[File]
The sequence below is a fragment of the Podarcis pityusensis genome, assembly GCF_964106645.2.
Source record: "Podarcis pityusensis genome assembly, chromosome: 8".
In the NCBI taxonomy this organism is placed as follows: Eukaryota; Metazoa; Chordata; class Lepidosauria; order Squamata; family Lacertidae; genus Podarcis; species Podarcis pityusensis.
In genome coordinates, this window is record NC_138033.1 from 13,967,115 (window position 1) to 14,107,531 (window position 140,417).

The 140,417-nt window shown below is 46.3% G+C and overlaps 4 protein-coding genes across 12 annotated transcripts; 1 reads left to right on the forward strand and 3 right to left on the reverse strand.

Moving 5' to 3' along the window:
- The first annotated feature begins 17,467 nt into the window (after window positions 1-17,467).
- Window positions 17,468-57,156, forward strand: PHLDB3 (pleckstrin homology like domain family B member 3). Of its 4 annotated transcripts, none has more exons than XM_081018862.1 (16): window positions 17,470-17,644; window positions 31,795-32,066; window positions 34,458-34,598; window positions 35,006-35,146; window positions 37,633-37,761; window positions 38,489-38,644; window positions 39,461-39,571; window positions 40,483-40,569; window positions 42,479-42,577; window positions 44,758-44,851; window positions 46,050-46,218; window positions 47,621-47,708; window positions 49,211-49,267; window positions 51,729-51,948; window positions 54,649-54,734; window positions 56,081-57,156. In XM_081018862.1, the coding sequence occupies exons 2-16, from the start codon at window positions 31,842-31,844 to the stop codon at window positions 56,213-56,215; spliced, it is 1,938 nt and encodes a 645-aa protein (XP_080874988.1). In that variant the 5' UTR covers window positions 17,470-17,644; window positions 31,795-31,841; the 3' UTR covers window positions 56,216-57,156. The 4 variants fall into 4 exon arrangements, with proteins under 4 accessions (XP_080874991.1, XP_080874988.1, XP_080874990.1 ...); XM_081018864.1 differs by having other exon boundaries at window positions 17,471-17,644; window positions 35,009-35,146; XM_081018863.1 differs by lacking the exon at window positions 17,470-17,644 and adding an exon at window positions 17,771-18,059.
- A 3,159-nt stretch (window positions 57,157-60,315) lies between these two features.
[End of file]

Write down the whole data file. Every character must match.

The sequence below is a fragment of the Podarcis pityusensis genome, assembly GCF_964106645.2.
Source record: "Podarcis pityusensis genome assembly, chromosome: 8".
In the NCBI taxonomy this organism is placed as follows: Eukaryota; Metazoa; Chordata; class Lepidosauria; order Squamata; family Lacertidae; genus Podarcis; species Podarcis pityusensis.
In genome coordinates, this window is record NC_138033.1 from 13,967,115 (window position 1) to 14,107,531 (window position 140,417).

The 140,417-nt window shown below is 46.3% G+C and overlaps 4 protein-coding genes across 12 annotated transcripts; 1 reads left to right on the forward strand and 3 right to left on the reverse strand.

Moving 5' to 3' along the window:
- The first annotated feature begins 17,467 nt into the window (after window positions 1-17,467).
- Window positions 17,468-57,156, forward strand: PHLDB3 (pleckstrin homology like domain family B member 3). Of its 4 annotated transcripts, none has more exons than XM_081018862.1 (16): window positions 17,470-17,644; window positions 31,795-32,066; window positions 34,458-34,598; window positions 35,006-35,146; window positions 37,633-37,761; window positions 38,489-38,644; window positions 39,461-39,571; window positions 40,483-40,569; window positions 42,479-42,577; window positions 44,758-44,851; window positions 46,050-46,218; window positions 47,621-47,708; window positions 49,211-49,267; window positions 51,729-51,948; window positions 54,649-54,734; window positions 56,081-57,156. In XM_081018862.1, the coding sequence occupies exons 2-16, from the start codon at window positions 31,842-31,844 to the stop codon at window positions 56,213-56,215; spliced, it is 1,938 nt and encodes a 645-aa protein (XP_080874988.1). In that variant the 5' UTR covers window positions 17,470-17,644; window positions 31,795-31,841; the 3' UTR covers window positions 56,216-57,156. The 4 variants fall into 4 exon arrangements, with proteins under 4 accessions (XP_080874991.1, XP_080874988.1, XP_080874990.1 ...); XM_081018864.1 differs by having other exon boundaries at window positions 17,471-17,644; window positions 35,009-35,146; XM_081018863.1 differs by lacking the exon at window positions 17,470-17,644 and adding an exon at window positions 17,771-18,059.
- A 3,159-nt stretch (window positions 57,157-60,315) lies between these two features.